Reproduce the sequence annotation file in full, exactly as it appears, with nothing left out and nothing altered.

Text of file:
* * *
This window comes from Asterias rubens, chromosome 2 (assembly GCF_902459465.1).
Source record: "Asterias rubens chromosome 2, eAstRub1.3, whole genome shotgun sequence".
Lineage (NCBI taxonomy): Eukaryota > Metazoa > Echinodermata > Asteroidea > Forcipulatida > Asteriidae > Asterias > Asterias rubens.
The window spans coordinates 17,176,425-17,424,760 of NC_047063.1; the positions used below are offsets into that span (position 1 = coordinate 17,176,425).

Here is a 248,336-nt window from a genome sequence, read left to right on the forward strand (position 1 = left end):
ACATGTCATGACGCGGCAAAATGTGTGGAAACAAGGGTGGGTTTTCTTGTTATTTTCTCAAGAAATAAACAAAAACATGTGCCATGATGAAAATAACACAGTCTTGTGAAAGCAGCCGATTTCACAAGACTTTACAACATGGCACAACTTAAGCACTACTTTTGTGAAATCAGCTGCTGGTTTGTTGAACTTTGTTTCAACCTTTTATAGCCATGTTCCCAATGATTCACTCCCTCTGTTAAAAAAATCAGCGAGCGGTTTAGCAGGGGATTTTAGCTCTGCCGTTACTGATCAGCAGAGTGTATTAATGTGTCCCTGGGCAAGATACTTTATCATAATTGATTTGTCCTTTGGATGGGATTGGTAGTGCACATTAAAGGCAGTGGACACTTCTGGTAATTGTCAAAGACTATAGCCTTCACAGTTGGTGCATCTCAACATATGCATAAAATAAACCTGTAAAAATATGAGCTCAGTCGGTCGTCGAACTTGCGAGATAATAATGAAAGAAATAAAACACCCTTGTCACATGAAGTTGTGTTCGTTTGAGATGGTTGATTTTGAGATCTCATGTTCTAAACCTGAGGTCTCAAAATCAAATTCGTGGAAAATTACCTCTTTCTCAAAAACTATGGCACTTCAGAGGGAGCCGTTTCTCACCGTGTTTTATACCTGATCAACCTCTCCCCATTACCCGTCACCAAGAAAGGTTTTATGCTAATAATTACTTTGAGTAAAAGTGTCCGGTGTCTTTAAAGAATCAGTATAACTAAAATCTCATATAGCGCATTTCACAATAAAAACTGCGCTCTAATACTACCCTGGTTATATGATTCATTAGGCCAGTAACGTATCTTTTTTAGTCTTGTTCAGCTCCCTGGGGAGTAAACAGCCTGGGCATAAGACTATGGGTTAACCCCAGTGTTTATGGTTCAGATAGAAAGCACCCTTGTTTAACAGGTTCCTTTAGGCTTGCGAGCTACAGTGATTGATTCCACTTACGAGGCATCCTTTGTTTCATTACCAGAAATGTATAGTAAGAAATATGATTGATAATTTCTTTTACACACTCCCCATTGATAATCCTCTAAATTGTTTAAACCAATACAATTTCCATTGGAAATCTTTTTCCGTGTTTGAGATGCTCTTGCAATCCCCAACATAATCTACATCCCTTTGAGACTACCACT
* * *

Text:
This window comes from Asterias rubens, chromosome 2 (assembly GCF_902459465.1).
Source record: "Asterias rubens chromosome 2, eAstRub1.3, whole genome shotgun sequence".
Lineage (NCBI taxonomy): Eukaryota > Metazoa > Echinodermata > Asteroidea > Forcipulatida > Asteriidae > Asterias > Asterias rubens.
The window spans coordinates 17,176,425-17,424,760 of NC_047063.1; the positions used below are offsets into that span (position 1 = coordinate 17,176,425).

Here is a 248,336-nt window from a genome sequence, read left to right on the forward strand (position 1 = left end):
ACATGTCATGACGCGGCAAAATGTGTGGAAACAAGGGTGGGTTTTCTTGTTATTTTCTCAAGAAATAAACAAAAACATGTGCCATGATGAAAATAACACAGTCTTGTGAAAGCAGCCGATTTCACAAGACTTTACAACATGGCACAACTTAAGCACTACTTTTGTGAAATCAGCTGCTGGTTTGTTGAACTTTGTTTCAACCTTTTATAGCCATGTTCCCAATGATTCACTCCCTCTGTTAAAAAAATCAGCGAGCGGTTTAGCAGGGGATTTTAGCTCTGCCGTTACTGATCAGCAGAGTGTATTAATGTGTCCCTGGGCAAGATACTTTATCATAATTGATTTGTCCTTTGGATGGGATTGGTAGTGCACATTAAAGGCAGTGGACACTTCTGGTAATTGTCAAAGACTATAGCCTTCACAGTTGGTGCATCTCAACATATGCATAAAATAAACCTGTAAAAATATGAGCTCAGTCGGTCGTCGAACTTGCGAGATAATAATGAAAGAAATAAAACACCCTTGTCACATGAAGTTGTGTTCGTTTGAGATGGTTGATTTTGAGATCTCATGTTCTAAACCTGAGGTCTCAAAATCAAATTCGTGGAAAATTACCTCTTTCTCAAAAACTATGGCACTTCAGAGGGAGCCGTTTCTCACCGTGTTTTATACCTGATCAACCTCTCCCCATTACCCGTCACCAAGAAAGGTTTTATGCTAATAATTACTTTGAGTAAAAGTGTCCGGTGTCTTTAAAGAATCAGTATAACTAAAATCTCATATAGCGCATTTCACAATAAAAACTGCGCTCTAATACTACCCTGGTTATATGATTCATTAGGCCAGTAACGTATCTTTTTTAGTCTTGTTCAGCTCCCTGGGGAGTAAACAGCCTGGGCATAAGACTATGGGTTAACCCCAGTGTTTATGGTTCAGATAGAAAGCACCCTTGTTTAACAGGTTCCTTTAGGCTTGCGAGCTACAGTGATTGATTCCACTTACGAGGCATCCTTTGTTTCATTACCAGAAATGTATAGTAAGAAATATGATTGATAATTTCTTTTACACACTCCCCATTGATAATCCTCTAAATTGTTTAAACCAATACAATTTCCATTGGAAATCTTTTTCCGTGTTTGAGATGCTCTTGCAATCCCCAACATAATCTACATCCCTTTGAGACTACCACT